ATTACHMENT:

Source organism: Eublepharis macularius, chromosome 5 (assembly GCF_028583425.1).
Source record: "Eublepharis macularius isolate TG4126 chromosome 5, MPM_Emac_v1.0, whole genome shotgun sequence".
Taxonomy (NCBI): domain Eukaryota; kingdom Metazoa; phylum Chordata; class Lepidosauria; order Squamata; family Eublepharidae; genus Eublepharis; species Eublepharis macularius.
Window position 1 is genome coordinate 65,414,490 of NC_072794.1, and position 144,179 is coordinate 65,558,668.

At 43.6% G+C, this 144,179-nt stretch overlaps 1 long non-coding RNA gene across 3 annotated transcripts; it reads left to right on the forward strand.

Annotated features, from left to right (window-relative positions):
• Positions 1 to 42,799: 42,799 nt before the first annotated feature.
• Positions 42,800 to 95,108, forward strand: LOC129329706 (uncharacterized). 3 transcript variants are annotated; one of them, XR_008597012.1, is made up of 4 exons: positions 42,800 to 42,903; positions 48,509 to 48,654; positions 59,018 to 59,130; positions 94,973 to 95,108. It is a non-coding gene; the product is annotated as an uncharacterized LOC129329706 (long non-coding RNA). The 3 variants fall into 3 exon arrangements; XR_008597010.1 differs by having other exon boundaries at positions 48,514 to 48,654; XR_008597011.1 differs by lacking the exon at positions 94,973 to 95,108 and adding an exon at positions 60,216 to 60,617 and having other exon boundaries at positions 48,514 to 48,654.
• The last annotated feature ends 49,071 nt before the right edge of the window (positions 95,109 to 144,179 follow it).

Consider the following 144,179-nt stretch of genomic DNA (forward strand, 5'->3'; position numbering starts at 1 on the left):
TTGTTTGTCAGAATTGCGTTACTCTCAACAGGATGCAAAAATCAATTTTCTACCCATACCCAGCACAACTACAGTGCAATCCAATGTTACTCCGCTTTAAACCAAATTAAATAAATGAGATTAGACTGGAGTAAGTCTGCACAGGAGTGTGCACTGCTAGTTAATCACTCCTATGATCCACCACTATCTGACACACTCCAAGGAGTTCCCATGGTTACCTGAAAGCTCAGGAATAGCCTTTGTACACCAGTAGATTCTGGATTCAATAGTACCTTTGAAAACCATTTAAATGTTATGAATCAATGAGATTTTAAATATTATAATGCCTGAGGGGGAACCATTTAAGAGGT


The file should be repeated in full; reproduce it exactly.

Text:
Source organism: Eublepharis macularius, chromosome 5 (assembly GCF_028583425.1).
Source record: "Eublepharis macularius isolate TG4126 chromosome 5, MPM_Emac_v1.0, whole genome shotgun sequence".
Taxonomy (NCBI): domain Eukaryota; kingdom Metazoa; phylum Chordata; class Lepidosauria; order Squamata; family Eublepharidae; genus Eublepharis; species Eublepharis macularius.
Window position 1 is genome coordinate 65,414,490 of NC_072794.1, and position 144,179 is coordinate 65,558,668.

At 43.6% G+C, this 144,179-nt stretch overlaps 1 long non-coding RNA gene across 3 annotated transcripts; it reads left to right on the forward strand.

Annotated features, from left to right (window-relative positions):
• Positions 1 to 42,799: 42,799 nt before the first annotated feature.
• Positions 42,800 to 95,108, forward strand: LOC129329706 (uncharacterized). 3 transcript variants are annotated; one of them, XR_008597012.1, is made up of 4 exons: positions 42,800 to 42,903; positions 48,509 to 48,654; positions 59,018 to 59,130; positions 94,973 to 95,108. It is a non-coding gene; the product is annotated as an uncharacterized LOC129329706 (long non-coding RNA). The 3 variants fall into 3 exon arrangements; XR_008597010.1 differs by having other exon boundaries at positions 48,514 to 48,654; XR_008597011.1 differs by lacking the exon at positions 94,973 to 95,108 and adding an exon at positions 60,216 to 60,617 and having other exon boundaries at positions 48,514 to 48,654.
• The last annotated feature ends 49,071 nt before the right edge of the window (positions 95,109 to 144,179 follow it).

Consider the following 144,179-nt stretch of genomic DNA (forward strand, 5'->3'; position numbering starts at 1 on the left):
TTGTTTGTCAGAATTGCGTTACTCTCAACAGGATGCAAAAATCAATTTTCTACCCATACCCAGCACAACTACAGTGCAATCCAATGTTACTCCGCTTTAAACCAAATTAAATAAATGAGATTAGACTGGAGTAAGTCTGCACAGGAGTGTGCACTGCTAGTTAATCACTCCTATGATCCACCACTATCTGACACACTCCAAGGAGTTCCCATGGTTACCTGAAAGCTCAGGAATAGCCTTTGTACACCAGTAGATTCTGGATTCAATAGTACCTTTGAAAACCATTTAAATGTTATGAATCAATGAGATTTTAAATATTATAATGCCTGAGGGGGAACCATTTAAGAGGT